There’s a local market near my house where I like to buy fruits and vegetables every Saturday morning. A small market, it has just the right amount of glorious tropical fruit and imported Korean persimmons for a hungry herbivore like me. But in between the rows of fresh flower bouquets and Himalayan rock salt lies a gruesome sight—slabs of “free-range” animal flesh. The sound of the butcher hacking violently through a cow femur is unbearable—it’s enough to give anyone, human or animal, the urge to run for his or her life.
When “free-range” meat started to become trendy, I remember thinking, “But the chicken is still dead, right?” I’m baffled by the moral and ethical satisfaction derived from eating “free-range,” “free-roaming,” “grass-fed,” or “organic” but nevertheless quite dead animals. With greater access to knowledge than ever before in history, we are becoming more conscious of the effects of the choices that we make. We all know that animal suffering is not OK, and that’s why the farming industries try so hard to trick us.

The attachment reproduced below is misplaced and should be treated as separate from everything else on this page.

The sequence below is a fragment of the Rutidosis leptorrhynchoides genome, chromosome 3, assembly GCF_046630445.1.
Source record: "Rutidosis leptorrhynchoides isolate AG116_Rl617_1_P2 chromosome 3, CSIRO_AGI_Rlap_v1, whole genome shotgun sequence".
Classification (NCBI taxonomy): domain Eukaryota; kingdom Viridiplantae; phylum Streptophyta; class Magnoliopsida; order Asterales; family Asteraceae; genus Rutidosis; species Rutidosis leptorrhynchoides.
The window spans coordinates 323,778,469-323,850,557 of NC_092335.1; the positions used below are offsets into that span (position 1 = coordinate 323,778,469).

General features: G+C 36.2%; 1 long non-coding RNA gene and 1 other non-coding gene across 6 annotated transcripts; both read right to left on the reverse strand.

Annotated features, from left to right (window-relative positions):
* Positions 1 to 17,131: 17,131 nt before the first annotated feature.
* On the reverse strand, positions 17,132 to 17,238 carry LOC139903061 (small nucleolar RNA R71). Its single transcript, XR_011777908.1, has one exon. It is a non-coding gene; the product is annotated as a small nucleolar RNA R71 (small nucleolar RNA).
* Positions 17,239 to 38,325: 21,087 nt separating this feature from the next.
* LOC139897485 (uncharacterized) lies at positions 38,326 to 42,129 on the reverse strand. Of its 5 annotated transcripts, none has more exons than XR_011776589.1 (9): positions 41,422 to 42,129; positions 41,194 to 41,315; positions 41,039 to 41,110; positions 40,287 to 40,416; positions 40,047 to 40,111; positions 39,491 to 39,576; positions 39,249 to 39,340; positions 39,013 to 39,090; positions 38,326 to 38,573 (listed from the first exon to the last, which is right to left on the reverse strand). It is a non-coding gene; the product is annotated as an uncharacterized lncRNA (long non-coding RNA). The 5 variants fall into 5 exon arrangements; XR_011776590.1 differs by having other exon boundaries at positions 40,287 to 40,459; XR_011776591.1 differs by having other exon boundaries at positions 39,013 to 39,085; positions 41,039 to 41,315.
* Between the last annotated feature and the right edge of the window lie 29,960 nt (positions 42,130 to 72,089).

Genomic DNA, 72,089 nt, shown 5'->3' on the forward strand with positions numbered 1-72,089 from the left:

The meat, dairy, and egg industries have been campaigning hard to convince people that there is an “ethical” way to eat animals and animal products. They’ve come up with countless meaningless labels, developed worldwide marketing schemes, and misled many people into believing that animals on “free-range” and organic farms are treated well.
Most free-range farms aren’t much different from factory farms. Animals are often crammed by the thousands into filthy sheds to maximize profits. Cattle are dehorned, hens have their beaks cut off, and chicks and calves that happen to be born male are still killed almost immediately. The same slaughterhouses kill both free-range and factory-farmed animals. The animals’ deaths are identically horrific, as they are hung upside down and their throats are cut, often while they are still conscious and struggling to escape. Some chickens and turkeys are still conscious when they are immersed in the scalding-hot water of defeathering tanks.
Posted by Edwina Baier